Reem Kassis, an alum of Stew’s Total Leadership course at Wharton, is a Palestinian writer and her debut cookbook, The Palestinian Table, was nominated for a James Beard award, short-listed for the Andre Simon Award and the Edward Stanford Award, and won The Guild of Food Writers First Book Award. The book received rave reviews from Anthony Bourdain and Michael Solomonov, was named one of NPR’s best books of 2017, and has been featured in The New York Times, The Financial Times, The Washington Post, New York Magazine, and The Guardian among others. Born and raised in Jerusalem, Reem holds two undergraduate degrees from the University of Pennsylvania, an MBA from Wharton, and an MSc in social psychology from The London School of Economics. A former McKinsey consultant, today Reem is using the power of food and storytelling to share the Palestinian narrative with the world. She is currently working on her second cookbook about the evolving, cross-cultural food of the Middle East.


In this episode Stew and Reem discuss the courage that it takes to stop “ticking the boxes” in order to follow your own interests, your own values, your own metrics for success as a human being rather than continuing to follow others’ versions of what success might mean. Reem speaks candidly about how scary it was for her to step off the standard track, to confront her own outdated beliefs, to find and listen to those who “are in the ring with you” -- your true supporters -- and to realize the power of taking small steps toward a big idea. For information about her recipes, her moving descriptions of her homeland, and the ways in which food can bridge divides visit www.reemkassis.com


2019-5-8

Ep 122. Adam Alter: The War for Our Attention

Adam Alter is an Associate Professor of Marketing and Psychology at New York University’s Stern School of Business and a New York Times bestselling author of two books on addictive behavior, Irresistible: The Rise of Addictive Technology and the Business of Keeping Us Hooked and Drunk Tank Pink: And Other Unexpected Forces That Shape How We Think, Feel, and Behave. Adam’s academic research focuses on behavioral economics and human judgment and decision-making, with a particular interest in the effects of environmental cues on human cognition and behavior. He has written for the New York Times, the New Yorker, the Washington Post, the Atlantic, and WIRED, among other publications. He has shared his ideas at the World Economic Forum, and with dozens of companies, including Google, Microsoft, Amazon, and LinkedIn, as well as numerous design and ad agencies around the world.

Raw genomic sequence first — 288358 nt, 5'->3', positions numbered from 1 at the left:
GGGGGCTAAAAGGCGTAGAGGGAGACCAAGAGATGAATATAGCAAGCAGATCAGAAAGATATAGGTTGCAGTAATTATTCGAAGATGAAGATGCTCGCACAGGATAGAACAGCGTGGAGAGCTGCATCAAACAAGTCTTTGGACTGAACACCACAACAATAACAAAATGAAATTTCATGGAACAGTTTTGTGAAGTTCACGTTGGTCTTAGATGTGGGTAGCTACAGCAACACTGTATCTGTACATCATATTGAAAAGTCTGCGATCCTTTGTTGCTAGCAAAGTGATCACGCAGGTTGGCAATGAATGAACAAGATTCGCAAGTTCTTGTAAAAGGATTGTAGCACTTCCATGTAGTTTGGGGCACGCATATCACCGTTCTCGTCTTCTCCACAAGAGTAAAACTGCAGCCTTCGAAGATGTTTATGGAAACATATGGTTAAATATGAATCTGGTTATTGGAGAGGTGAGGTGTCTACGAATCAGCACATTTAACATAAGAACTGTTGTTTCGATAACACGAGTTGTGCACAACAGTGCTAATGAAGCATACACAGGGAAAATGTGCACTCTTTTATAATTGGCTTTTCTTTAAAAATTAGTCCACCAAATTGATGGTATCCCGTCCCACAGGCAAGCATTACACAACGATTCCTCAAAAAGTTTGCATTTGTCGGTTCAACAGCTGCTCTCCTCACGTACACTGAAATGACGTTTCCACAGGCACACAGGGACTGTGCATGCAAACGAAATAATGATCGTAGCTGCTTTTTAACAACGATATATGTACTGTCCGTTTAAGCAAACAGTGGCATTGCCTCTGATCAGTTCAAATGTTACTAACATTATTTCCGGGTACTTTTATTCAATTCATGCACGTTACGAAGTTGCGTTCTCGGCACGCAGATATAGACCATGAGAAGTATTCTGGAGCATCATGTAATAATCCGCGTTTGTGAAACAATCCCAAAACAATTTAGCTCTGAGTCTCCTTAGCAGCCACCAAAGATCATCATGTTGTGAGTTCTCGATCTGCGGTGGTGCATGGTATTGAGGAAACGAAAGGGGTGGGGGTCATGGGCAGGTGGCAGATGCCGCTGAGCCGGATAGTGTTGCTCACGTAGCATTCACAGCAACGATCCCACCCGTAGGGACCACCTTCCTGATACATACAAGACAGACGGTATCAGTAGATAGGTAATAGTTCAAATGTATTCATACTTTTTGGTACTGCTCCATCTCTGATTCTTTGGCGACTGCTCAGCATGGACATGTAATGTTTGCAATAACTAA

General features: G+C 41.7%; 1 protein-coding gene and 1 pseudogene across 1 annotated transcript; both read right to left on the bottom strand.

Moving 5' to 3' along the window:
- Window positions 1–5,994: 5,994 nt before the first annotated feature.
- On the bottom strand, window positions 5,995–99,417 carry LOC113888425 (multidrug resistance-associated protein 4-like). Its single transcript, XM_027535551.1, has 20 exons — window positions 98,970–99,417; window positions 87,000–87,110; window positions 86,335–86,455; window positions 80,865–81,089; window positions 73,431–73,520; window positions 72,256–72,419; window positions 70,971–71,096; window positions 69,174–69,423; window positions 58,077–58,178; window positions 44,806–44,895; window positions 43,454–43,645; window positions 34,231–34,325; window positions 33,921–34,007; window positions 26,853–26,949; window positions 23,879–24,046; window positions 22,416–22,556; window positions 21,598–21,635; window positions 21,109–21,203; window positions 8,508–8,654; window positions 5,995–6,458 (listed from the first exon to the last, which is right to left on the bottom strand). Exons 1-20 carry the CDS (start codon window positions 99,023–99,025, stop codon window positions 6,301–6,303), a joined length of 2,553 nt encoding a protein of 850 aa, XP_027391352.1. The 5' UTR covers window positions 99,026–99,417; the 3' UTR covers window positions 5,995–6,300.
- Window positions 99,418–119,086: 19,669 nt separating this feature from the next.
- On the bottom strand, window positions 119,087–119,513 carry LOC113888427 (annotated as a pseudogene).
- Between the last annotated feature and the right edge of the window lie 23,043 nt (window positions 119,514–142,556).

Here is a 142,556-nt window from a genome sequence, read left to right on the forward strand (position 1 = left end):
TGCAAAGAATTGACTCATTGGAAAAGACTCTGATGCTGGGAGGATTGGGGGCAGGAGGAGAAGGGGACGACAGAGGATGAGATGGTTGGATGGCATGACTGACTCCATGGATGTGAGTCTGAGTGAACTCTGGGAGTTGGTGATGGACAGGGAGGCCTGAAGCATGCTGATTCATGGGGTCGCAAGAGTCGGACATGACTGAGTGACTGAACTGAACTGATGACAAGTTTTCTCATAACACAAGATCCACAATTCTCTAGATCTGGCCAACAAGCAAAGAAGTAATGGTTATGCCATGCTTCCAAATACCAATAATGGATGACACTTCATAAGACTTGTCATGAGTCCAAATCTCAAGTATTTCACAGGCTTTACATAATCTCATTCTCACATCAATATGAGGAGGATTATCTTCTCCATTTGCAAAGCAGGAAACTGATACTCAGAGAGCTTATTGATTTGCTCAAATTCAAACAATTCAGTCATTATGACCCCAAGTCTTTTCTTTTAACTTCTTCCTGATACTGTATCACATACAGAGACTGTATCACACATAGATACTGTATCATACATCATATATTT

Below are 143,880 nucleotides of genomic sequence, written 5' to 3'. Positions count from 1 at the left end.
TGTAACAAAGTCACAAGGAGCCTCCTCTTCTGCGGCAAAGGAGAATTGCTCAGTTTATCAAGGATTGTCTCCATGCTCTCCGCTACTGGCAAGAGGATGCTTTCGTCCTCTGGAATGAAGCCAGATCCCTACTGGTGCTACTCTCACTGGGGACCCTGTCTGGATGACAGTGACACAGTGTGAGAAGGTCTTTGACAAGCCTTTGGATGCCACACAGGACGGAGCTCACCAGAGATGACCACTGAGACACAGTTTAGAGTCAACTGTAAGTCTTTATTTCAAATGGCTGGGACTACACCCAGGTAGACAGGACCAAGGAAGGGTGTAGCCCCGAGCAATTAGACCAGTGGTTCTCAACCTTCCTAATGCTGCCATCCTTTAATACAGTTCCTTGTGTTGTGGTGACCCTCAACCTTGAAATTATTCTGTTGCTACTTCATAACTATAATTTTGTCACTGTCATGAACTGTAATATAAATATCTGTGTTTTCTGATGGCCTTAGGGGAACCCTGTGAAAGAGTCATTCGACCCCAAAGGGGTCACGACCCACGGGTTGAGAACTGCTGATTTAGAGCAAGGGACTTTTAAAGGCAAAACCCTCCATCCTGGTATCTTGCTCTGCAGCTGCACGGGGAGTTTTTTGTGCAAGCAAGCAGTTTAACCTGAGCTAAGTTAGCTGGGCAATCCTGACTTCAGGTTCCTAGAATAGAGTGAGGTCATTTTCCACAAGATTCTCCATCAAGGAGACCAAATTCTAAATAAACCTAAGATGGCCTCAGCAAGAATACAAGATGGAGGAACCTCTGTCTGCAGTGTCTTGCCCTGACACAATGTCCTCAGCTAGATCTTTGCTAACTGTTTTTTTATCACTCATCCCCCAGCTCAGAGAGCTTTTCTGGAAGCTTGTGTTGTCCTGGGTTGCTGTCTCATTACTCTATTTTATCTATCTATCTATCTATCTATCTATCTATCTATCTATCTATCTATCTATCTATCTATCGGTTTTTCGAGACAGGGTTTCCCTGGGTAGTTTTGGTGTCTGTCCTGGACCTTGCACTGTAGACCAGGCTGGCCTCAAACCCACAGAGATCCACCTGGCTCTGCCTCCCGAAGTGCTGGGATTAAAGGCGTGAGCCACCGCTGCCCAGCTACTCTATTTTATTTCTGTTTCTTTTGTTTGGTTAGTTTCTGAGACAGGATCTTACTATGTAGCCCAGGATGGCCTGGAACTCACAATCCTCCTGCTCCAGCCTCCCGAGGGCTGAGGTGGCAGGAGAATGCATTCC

In this episode Stew and Adam discuss the insidious, incredibly powerful ways by which new technologies have created, perhaps in an unintended way, behavioral addictions that negatively impact our social lives, of inner lives, our finances, and more.  They explore some of the ways that, as individuals, we can try to combat these forces in our own lives by first becoming aware of them and then making choices and changes that become habits. Adam talks about how European and Asian countries are well ahead of the U.S. in legislating and curtailing the damage being wrought by companies whose main aim is to make money for shareholders as opposed to improving lives.


2019-5-1

Ep 121. Julia King Pool: How Positive Psychology Helps Teachers Thrive

Julia King Pool is an alumna, and now on the faculty, of the University of Pennsylvania’s Master of Applied Positive Psychology (MAPP) program and is Founder and CEO of Burn-In Mindset. Advised by Angela Duckworth and Claire Robertson Kraft, Julia and Sophia Kokores co-authored a study on the mindsets of exemplar teachers in urban education. Their research became the inspiration for founding Burn-in Mindset.  Julia worked in urban education for a decade. She helped to lead the opening of two public-charter schools and has been an elementary and middle school teacher in the public and public-charter schools of Los Angeles, Gary, Indiana, and Washington, DC.  She has received numerous awards for her contributions to K through 12 education, including the Sue Lehmann Excellence in Teaching Award from Teach For America. She was also named the 2013 DC Teacher of the Year.